Cryptography that will remain secure should large-scale quantum computing become feasible. Based on hard problems with no known polynomial-time quantum algorithm (e.g., Shor's algorithm).

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9answers
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Now that quantum computers have been out for a while, has RSA been cracked?

D-wave systems has released a commercially viable quantum computer. This means in theory, that all asymmetric encryption algorithms — such as RSA — are now useless due to the speed at which quantum ...
10
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3answers
2k views

How will Cryptography be changed by Quantum Computing?

I realise this isn't a 'yes or no' question, and I apologise for asking something that could be seen as a discussion thread, but I had to ask. I'm currently doing an EPQ in CS (specifically how QC ...
14
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4answers
3k views

What is the post-quantum cryptography alternative to Diffie-Hellman?

Post-quantum cryptography concentrates on cryptographic algorithms that remain secure in the face of large scale quantum computers. In general, the main focus seems to be on public-key encryption ...
9
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3answers
611 views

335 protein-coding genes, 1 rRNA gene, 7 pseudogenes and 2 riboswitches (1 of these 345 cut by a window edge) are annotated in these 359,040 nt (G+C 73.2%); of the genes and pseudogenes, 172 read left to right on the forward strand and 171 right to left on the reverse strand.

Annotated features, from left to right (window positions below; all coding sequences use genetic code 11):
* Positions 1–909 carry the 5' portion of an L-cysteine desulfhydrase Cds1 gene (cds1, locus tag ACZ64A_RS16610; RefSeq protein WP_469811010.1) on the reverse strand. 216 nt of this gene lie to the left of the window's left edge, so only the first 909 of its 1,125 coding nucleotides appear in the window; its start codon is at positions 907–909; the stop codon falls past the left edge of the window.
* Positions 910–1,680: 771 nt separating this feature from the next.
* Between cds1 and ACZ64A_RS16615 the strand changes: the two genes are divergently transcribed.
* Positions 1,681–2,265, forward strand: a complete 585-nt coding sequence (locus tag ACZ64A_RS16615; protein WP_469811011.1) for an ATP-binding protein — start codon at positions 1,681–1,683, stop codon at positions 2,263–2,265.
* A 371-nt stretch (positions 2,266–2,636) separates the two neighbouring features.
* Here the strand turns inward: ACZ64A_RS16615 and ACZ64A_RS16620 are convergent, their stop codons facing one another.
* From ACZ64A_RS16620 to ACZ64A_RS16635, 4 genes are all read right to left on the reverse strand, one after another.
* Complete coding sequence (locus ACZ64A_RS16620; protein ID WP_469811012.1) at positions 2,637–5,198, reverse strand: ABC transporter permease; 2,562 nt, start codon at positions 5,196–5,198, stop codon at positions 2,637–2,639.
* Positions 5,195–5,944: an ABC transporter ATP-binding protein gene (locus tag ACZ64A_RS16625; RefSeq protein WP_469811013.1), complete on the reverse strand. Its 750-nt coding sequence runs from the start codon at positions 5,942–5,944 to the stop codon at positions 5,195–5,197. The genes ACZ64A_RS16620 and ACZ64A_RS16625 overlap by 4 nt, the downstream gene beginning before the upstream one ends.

Is key size the only barrier to the adoption of the McEliece cryptosystem, or is it considered broken/potentially vulnerable?

A recent paper showed that the McEliece cryptosystem is not, unlike RSA and other cryptosystems, weakened as drastically by quantum computing because strong Fourier sampling cannot solve the hidden ...
7
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1answer
2k views

Is AES-256 a post-quantum secure cipher or not?

We know Grover's algorithm speedup brute-force attacks two time faster in block ciphers (e.g brute-forcing 128 bit keys take $2^{64}$ operations not $2^{128}$). That explains why we are using 256 bit ...
6
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1answer
3k views

How long does it take a quantum computer to brute force AES?

I understand that using Grover's algorithm it only requires $2^{64}$ lookups for a 128 bit AES encryption, leading people to say we need to increase to 256 bit keys. But how long would it actually ...
2
votes
1answer
480 views

using Post-quantum asymmetric ciphers instead of RSA

We can't trust RSA to encrypt our Emails so what is best post-quantum cryptography system as alternative for RSA which provide good security and don't be breakable? because McEliece cryptosystem looks ...
12
votes
3answers
680 views

What exactly is the impact of the hidden subgroup problem on cryptography?

I understand my group theory (allegedly), so I can make partial sense of The Hidden Subgroup problem: Given a group $G$, a subgroup $H \leq G$, and a set $X$, we say a function $f : G \Rightarrow ...
16
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1answer
611 views

What exactly is the base for the KECCAK (SHA3) claim that a security strength of 256 bits is “post-quantum sufficient”?